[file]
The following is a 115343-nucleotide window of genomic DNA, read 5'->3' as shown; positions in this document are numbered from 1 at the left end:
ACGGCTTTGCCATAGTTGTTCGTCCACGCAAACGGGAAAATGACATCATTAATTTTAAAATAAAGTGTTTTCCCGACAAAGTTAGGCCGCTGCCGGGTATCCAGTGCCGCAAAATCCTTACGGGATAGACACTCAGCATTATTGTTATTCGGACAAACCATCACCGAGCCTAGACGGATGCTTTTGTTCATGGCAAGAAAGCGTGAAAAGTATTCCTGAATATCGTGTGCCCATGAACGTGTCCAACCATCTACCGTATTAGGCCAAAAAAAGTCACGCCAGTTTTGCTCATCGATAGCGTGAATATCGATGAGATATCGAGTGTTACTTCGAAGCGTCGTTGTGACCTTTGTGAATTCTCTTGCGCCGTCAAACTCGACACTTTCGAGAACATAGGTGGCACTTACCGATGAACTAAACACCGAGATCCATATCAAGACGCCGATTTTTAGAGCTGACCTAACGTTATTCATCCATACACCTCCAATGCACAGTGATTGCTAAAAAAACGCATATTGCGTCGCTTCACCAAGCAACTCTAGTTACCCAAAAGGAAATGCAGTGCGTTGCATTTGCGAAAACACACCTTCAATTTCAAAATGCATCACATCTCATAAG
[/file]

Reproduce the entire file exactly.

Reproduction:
The following is a 115343-nucleotide window of genomic DNA, read 5'->3' as shown; positions in this document are numbered from 1 at the left end:
ACGGCTTTGCCATAGTTGTTCGTCCACGCAAACGGGAAAATGACATCATTAATTTTAAAATAAAGTGTTTTCCCGACAAAGTTAGGCCGCTGCCGGGTATCCAGTGCCGCAAAATCCTTACGGGATAGACACTCAGCATTATTGTTATTCGGACAAACCATCACCGAGCCTAGACGGATGCTTTTGTTCATGGCAAGAAAGCGTGAAAAGTATTCCTGAATATCGTGTGCCCATGAACGTGTCCAACCATCTACCGTATTAGGCCAAAAAAAGTCACGCCAGTTTTGCTCATCGATAGCGTGAATATCGATGAGATATCGAGTGTTACTTCGAAGCGTCGTTGTGACCTTTGTGAATTCTCTTGCGCCGTCAAACTCGACACTTTCGAGAACATAGGTGGCACTTACCGATGAACTAAACACCGAGATCCATATCAAGACGCCGATTTTTAGAGCTGACCTAACGTTATTCATCCATACACCTCCAATGCACAGTGATTGCTAAAAAAACGCATATTGCGTCGCTTCACCAAGCAACTCTAGTTACCCAAAAGGAAATGCAGTGCGTTGCATTTGCGAAAACACACCTTCAATTTCAAAATGCATCACATCTCATAAG